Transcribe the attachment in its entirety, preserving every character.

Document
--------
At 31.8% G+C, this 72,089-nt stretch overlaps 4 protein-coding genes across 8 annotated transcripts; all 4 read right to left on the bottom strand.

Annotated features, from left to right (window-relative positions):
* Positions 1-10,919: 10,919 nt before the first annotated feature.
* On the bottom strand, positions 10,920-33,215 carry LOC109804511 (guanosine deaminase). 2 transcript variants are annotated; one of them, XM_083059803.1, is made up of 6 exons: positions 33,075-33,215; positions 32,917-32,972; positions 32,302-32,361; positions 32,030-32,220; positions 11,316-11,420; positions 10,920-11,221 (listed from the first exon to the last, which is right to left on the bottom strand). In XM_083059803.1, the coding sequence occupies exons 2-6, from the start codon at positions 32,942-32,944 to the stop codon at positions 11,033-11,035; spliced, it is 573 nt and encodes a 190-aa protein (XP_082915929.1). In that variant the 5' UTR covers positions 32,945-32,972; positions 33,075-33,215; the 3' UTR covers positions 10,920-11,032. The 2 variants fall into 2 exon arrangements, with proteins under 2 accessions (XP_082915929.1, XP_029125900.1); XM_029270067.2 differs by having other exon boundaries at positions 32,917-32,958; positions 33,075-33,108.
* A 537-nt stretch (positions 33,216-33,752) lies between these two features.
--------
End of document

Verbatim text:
At 31.8% G+C, this 72,089-nt stretch overlaps 4 protein-coding genes across 8 annotated transcripts; all 4 read right to left on the bottom strand.

Annotated features, from left to right (window-relative positions):
* Positions 1-10,919: 10,919 nt before the first annotated feature.
* On the bottom strand, positions 10,920-33,215 carry LOC109804511 (guanosine deaminase). 2 transcript variants are annotated; one of them, XM_083059803.1, is made up of 6 exons: positions 33,075-33,215; positions 32,917-32,972; positions 32,302-32,361; positions 32,030-32,220; positions 11,316-11,420; positions 10,920-11,221 (listed from the first exon to the last, which is right to left on the bottom strand). In XM_083059803.1, the coding sequence occupies exons 2-6, from the start codon at positions 32,942-32,944 to the stop codon at positions 11,033-11,035; spliced, it is 573 nt and encodes a 190-aa protein (XP_082915929.1). In that variant the 5' UTR covers positions 32,945-32,972; positions 33,075-33,215; the 3' UTR covers positions 10,920-11,032. The 2 variants fall into 2 exon arrangements, with proteins under 2 accessions (XP_082915929.1, XP_029125900.1); XM_029270067.2 differs by having other exon boundaries at positions 32,917-32,958; positions 33,075-33,108.
* A 537-nt stretch (positions 33,216-33,752) lies between these two features.